MrsB

 

*Which is it? Or shall we not start that debate again?

 

We must be overdue for one of those 'bad grammar' topics too...

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We use some camo duct/duck* tape too, which came from USA. It's brilliant for caches in woody/brackeny/leafy places. I don't know whether you can get it in UK shops, but I've seen it on Ebay.

 

*Which is it? Or shall we not start that debate again?

 

My 'Real Tree' camo tape is very definitely of the 'Duck' variety and I bought it from a local 'country pursuits' shop. I've also seen it for sale in fishing tackle shops and gunsmiths so it might be worth enquiring along those lines. :D-_-

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Camo Tape is available at any reputable local Geocacher's online store.

 

But I maintain that lock'n'lock boxes do let in water, so you'll also have to make sure that the contents are bagged up inside the container.

 

The only tab-lock boxes that I've found that let in water were a set of really cheap ones from Woolworth's (on offer as a set of 7 for two or three quid). They were total rubbish and you could see that the soft plastic seal in the lid wasn't even making contact with the box rim. Filling one up with water and inverting it proved the point as the water just ran out. On the other hand, I've used some much better quality ones from Lakeland Plastics that have been totally watertight. In fact, I used one for my very first cache in early 2003 and subsequently recycled it for use in a current cache. It's been out in all weathers for almost 6 years now and the seal integrity is as good now as it was when I bought it. Like everything else in life.... you get what you pay for. :D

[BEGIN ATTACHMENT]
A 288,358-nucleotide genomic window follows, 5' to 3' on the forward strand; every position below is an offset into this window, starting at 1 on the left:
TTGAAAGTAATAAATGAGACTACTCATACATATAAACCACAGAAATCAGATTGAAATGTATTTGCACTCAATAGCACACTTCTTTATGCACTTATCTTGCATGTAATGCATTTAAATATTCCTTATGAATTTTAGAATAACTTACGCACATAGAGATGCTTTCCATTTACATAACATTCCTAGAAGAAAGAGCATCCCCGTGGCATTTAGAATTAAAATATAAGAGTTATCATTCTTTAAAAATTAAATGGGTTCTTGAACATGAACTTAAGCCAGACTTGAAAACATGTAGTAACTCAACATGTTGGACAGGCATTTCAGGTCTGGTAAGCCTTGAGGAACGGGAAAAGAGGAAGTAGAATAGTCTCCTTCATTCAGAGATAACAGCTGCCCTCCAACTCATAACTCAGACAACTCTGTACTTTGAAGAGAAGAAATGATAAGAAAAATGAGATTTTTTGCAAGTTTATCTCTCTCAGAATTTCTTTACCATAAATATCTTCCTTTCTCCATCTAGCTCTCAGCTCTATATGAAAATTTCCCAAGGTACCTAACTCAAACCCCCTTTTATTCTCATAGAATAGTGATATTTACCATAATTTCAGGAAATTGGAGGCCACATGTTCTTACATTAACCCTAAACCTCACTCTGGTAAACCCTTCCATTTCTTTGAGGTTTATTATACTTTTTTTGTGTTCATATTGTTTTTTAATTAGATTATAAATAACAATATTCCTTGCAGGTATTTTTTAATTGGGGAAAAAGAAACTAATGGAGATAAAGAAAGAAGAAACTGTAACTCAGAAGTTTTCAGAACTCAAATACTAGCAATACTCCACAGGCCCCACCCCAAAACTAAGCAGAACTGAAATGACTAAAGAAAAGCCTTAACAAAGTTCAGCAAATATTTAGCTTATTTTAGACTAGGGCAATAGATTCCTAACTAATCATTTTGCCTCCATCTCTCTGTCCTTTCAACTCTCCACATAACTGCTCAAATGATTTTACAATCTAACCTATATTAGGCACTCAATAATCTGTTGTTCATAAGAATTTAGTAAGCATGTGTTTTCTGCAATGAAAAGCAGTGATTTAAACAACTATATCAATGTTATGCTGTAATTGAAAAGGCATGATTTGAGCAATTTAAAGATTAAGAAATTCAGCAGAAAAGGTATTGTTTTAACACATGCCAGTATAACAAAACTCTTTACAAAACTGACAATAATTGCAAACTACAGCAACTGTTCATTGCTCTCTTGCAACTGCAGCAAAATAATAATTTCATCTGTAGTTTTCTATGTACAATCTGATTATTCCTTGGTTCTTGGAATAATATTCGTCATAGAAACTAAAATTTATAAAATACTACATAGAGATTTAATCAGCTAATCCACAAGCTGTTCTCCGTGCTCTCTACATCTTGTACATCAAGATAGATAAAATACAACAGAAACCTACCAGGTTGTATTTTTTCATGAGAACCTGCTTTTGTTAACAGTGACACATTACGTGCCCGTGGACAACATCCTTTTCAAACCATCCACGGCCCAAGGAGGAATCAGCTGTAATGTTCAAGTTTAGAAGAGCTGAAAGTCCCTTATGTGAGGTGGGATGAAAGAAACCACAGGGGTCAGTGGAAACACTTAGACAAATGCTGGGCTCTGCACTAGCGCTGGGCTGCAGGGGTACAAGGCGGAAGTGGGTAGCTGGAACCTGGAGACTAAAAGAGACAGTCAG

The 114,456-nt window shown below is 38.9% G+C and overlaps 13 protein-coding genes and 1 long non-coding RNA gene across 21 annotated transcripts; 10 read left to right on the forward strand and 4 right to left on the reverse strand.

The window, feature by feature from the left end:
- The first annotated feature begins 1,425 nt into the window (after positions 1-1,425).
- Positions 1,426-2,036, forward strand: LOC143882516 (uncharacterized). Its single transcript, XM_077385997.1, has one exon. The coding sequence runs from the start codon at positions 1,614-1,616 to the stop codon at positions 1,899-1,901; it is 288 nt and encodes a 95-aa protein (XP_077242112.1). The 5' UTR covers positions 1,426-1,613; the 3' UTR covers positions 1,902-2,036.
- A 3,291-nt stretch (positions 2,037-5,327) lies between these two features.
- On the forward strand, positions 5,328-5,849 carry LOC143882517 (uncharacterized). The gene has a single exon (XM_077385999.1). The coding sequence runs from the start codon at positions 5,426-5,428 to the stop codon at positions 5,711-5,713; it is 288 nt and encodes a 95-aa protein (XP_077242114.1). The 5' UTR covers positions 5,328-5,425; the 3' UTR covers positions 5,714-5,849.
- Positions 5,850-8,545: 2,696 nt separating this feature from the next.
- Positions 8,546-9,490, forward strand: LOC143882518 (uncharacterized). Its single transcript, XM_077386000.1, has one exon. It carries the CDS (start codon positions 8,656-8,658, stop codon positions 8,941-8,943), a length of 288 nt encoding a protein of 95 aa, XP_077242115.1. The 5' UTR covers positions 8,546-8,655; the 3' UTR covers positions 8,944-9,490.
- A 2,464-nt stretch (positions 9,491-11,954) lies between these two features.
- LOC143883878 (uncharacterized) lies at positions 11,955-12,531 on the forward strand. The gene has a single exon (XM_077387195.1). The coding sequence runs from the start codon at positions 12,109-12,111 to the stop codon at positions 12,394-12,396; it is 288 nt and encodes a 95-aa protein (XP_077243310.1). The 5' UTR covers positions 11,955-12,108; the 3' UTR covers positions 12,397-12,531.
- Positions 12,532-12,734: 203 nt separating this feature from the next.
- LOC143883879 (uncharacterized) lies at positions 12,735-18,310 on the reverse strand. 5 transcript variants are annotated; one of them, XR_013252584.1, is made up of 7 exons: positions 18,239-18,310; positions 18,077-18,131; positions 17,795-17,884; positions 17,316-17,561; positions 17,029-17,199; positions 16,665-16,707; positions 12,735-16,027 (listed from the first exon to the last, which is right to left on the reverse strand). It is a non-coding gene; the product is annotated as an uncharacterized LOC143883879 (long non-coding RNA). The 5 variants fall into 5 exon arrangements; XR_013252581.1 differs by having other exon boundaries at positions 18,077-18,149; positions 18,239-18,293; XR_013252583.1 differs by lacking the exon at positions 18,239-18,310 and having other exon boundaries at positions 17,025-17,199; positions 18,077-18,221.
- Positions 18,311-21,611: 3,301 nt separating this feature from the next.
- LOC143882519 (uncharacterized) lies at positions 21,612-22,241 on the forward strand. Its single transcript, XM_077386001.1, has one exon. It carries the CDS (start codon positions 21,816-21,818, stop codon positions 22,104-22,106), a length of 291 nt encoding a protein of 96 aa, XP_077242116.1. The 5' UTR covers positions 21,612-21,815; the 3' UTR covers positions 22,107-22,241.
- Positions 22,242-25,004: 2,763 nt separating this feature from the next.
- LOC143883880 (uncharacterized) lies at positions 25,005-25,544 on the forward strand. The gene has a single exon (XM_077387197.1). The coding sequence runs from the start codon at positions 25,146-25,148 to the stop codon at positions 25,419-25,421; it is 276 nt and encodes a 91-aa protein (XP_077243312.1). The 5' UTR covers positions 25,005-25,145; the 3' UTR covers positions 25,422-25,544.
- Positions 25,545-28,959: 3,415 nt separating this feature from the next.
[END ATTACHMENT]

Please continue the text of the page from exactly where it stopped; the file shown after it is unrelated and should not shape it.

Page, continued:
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Charmed I'm sure. A little bit of what was intended to be helpful advice leads to immediate dollops of sarcasm. Nice. :D

To be fair, the helpful advice was laced with put-downs of an "RTFM" nature, questioning whether the thread should have been started in the first place. A fair enough response, imo.

To be sure I re-read what I posted. I quote:

Very true and discussion is the whole point of this area. However there's no need to peruse the whole forum as entering "bin liner" into the search box brings up a lot of relevant threads including this one which I just bumped for convenience.

Could you please point out the put-downs there? As for "RTFM", the OP had intimated that he'd (she'd?) spent time persuing the forum, I shared the results of a quick search I made. I thought I was helping a new contributor, obviously I shouldn't have bothered.

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How about GC1KTQQ published two days ago.

"The cache is a normal tupperware box inside a carrier bag."

Gordy

 

A good one to bring up..

The owner is a fairly recent member (4 months), they have only found 24 (reasonable figure), this is their first cache and they have never posted in the forums.

 

Perhaps Deceangi was having an off day when he published it?

 

I've just sent the following to the cache owners ...

Hello there

I'm just dropping you this message as your cache has been mentioned in the UK geocaching forum under the topic of 'Wrapping caches in bin liners?'

 

You can find it here

http://forums.Groundspeak.com/GC/index.php...mp;qpid=3796582

 

Your cache came up because the description mentions being wrapped in a plastic bag.

 

happy caching - careygang

 

So perhaps they will join in the discussion/debate :D

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My experience of black bin liners.....

I recently stayed in a Travelodge...they do not allow you to leave your bag when you check out to spend the day caching.Railway stations rarely have left luggage theses days either.

So I used said bin liner to wrap my bag to keep the weather off when I hid it in a bush.

I've done this a few times now....it's easy to hide a large bag in town for us cachers! :D

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How about GC1KTQQ published two days ago.

"The cache is a normal tupperware box inside a carrier bag."

Gordy

 

A good one to bring up..

The owner is a fairly recent member (4 months), they have only found 24 (reasonable figure), this is their first cache and they have never posted in the forums.

 

Perhaps Deceangi was having an off day when he published it?

 

I've just sent the following to the cache owners ...

Hello there

I'm just dropping you this message as your cache has been mentioned in the UK geocaching forum under the topic of 'Wrapping caches in bin liners?'

 

You can find it here

http://forums.Groundspeak.com/GC/index.php...mp;qpid=3796582